Administration of enoxaparin 24 h after total knee arthroplasty: safer for bleeding and equally effective for deep venous thrombosis prevention
- First Online:
- Cite this article as:
- Liu, F., Chu, X., Huang, J. et al. Arch Orthop Trauma Surg (2014) 134: 679. doi:10.1007/s00402-014-1939-2
- 472 Downloads
The purpose of this study was to determine the safety and effectiveness, as assessed by risk of bleeding and incidence of deep venous thrombosis (DVT), of administering delayed low-molecular-weight heparin (LMWH) after total knee arthroplasty.
A prospective study of 210 consecutive patients undergoing primary unilateral total knee arthroplasty was undertaken. The patients were randomized into two groups: one of which was managed according to a standard LMWH program (LMWH-s group) and the other with delayed LMWH (LMWH-p). LMWH was initiated 12 h after wound closure in the LMWH-s group, and 24 h after wound closure in the LMWH-p group.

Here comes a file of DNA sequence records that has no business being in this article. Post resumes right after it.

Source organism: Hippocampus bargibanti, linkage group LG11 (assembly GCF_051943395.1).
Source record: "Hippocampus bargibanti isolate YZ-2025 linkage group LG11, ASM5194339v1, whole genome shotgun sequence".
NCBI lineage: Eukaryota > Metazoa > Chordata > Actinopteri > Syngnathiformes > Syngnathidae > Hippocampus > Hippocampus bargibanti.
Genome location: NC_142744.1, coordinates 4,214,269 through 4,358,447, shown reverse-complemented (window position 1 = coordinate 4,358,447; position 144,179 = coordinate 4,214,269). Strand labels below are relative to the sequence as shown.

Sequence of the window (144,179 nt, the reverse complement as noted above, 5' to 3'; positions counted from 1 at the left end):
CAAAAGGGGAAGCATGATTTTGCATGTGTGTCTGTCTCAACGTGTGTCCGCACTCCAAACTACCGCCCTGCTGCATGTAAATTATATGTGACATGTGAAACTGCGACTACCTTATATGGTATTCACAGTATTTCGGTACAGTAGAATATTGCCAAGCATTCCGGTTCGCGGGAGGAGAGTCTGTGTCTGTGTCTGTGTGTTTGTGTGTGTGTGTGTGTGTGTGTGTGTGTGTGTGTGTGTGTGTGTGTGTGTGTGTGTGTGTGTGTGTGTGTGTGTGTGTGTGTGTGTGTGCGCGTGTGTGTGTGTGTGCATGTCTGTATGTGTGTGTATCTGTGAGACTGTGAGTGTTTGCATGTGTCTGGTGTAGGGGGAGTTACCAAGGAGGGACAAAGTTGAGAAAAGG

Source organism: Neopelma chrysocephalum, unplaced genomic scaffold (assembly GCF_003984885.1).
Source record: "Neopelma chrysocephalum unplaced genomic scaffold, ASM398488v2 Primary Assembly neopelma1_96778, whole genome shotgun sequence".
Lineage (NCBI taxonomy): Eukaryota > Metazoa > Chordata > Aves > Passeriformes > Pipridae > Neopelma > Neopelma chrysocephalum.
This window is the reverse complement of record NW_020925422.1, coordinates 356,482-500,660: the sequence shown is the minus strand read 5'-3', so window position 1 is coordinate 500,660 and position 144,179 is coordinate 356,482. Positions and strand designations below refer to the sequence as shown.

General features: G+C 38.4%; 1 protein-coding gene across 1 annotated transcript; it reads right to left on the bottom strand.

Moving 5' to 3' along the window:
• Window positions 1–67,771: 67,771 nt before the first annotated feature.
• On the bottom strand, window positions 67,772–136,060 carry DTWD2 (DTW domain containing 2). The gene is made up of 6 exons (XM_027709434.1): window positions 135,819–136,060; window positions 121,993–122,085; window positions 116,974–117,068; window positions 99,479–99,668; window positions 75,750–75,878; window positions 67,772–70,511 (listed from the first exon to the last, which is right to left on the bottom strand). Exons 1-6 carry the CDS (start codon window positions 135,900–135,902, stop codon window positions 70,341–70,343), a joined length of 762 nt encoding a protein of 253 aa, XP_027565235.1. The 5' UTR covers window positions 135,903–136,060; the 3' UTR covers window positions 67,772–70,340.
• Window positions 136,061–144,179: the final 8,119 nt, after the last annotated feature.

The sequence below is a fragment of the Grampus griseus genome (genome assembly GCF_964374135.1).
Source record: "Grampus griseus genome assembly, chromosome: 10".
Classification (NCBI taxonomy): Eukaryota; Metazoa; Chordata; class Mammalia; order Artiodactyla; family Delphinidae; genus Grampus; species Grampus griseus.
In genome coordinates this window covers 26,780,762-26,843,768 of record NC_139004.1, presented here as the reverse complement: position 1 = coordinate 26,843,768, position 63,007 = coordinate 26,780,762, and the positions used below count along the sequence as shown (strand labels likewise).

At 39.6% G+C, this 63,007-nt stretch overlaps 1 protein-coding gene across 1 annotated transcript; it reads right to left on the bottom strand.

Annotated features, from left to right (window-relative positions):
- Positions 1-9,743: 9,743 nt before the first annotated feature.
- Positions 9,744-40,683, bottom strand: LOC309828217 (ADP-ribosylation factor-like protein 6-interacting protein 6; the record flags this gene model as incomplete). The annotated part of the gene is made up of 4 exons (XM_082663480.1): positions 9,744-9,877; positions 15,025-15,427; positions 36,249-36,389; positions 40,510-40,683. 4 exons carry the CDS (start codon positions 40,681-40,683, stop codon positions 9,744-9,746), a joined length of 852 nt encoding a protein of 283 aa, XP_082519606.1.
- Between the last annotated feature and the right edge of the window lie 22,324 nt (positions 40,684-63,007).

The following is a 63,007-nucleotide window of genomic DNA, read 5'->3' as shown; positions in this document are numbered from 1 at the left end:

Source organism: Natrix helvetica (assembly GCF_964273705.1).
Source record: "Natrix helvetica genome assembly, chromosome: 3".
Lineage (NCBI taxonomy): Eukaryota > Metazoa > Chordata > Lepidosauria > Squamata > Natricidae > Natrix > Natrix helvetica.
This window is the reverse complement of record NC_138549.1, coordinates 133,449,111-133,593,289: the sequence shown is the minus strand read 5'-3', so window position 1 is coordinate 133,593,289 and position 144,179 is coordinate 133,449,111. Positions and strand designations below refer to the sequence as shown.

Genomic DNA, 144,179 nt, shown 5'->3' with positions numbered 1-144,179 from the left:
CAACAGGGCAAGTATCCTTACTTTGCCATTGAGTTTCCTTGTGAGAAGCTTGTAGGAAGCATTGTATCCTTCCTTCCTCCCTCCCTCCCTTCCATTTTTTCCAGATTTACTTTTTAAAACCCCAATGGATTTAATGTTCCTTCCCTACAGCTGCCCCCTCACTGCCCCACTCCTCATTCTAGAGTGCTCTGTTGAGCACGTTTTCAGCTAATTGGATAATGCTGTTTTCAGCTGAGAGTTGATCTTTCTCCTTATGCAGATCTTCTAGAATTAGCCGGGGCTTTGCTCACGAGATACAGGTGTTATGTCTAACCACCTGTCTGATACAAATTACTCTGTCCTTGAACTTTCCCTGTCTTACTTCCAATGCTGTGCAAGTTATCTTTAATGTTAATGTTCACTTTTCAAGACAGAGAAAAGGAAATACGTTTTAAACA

The total blood loss in the first three postoperative days was calculated and all complications were recorded. The mean total blood loss was 435 and 387 mL in the LMWH-s group and LMWH-p group, respectively (p < 0.01). No significant difference in the incidence of symptomatic DVT was observed. The mean length of hospital stay was 7.29 days in the LMWH-s group and 6.56 days in the LMWH-p group (p < 0.05).
After total knee arthroplasty, LMWH-p is safer for bleeding than LMWH-s and equally effective concerning prevention of DVT.